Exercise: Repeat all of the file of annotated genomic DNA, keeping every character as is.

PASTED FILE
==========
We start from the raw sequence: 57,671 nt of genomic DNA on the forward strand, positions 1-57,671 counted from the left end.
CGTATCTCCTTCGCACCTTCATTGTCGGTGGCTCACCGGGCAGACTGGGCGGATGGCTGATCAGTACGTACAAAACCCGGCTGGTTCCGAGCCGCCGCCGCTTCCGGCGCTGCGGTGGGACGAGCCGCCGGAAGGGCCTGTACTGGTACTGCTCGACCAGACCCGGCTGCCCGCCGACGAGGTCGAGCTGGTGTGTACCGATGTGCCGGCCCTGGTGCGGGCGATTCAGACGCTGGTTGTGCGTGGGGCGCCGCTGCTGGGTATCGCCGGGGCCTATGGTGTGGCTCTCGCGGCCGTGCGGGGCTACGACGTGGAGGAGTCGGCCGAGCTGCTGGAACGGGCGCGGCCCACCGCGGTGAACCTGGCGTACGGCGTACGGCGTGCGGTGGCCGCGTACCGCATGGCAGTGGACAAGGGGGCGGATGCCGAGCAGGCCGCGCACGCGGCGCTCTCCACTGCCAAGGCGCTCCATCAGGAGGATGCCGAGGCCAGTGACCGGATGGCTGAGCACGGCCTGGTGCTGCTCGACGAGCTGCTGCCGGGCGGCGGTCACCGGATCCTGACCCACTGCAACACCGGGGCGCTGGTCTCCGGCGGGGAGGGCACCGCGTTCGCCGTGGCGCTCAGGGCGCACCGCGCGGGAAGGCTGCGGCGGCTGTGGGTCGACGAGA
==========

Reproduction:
We start from the raw sequence: 57,671 nt of genomic DNA on the forward strand, positions 1-57,671 counted from the left end.
CGTATCTCCTTCGCACCTTCATTGTCGGTGGCTCACCGGGCAGACTGGGCGGATGGCTGATCAGTACGTACAAAACCCGGCTGGTTCCGAGCCGCCGCCGCTTCCGGCGCTGCGGTGGGACGAGCCGCCGGAAGGGCCTGTACTGGTACTGCTCGACCAGACCCGGCTGCCCGCCGACGAGGTCGAGCTGGTGTGTACCGATGTGCCGGCCCTGGTGCGGGCGATTCAGACGCTGGTTGTGCGTGGGGCGCCGCTGCTGGGTATCGCCGGGGCCTATGGTGTGGCTCTCGCGGCCGTGCGGGGCTACGACGTGGAGGAGTCGGCCGAGCTGCTGGAACGGGCGCGGCCCACCGCGGTGAACCTGGCGTACGGCGTACGGCGTGCGGTGGCCGCGTACCGCATGGCAGTGGACAAGGGGGCGGATGCCGAGCAGGCCGCGCACGCGGCGCTCTCCACTGCCAAGGCGCTCCATCAGGAGGATGCCGAGGCCAGTGACCGGATGGCTGAGCACGGCCTGGTGCTGCTCGACGAGCTGCTGCCGGGCGGCGGTCACCGGATCCTGACCCACTGCAACACCGGGGCGCTGGTCTCCGGCGGGGAGGGCACCGCGTTCGCCGTGGCGCTCAGGGCGCACCGCGCGGGAAGGCTGCGGCGGCTGTGGGTCGACGAGA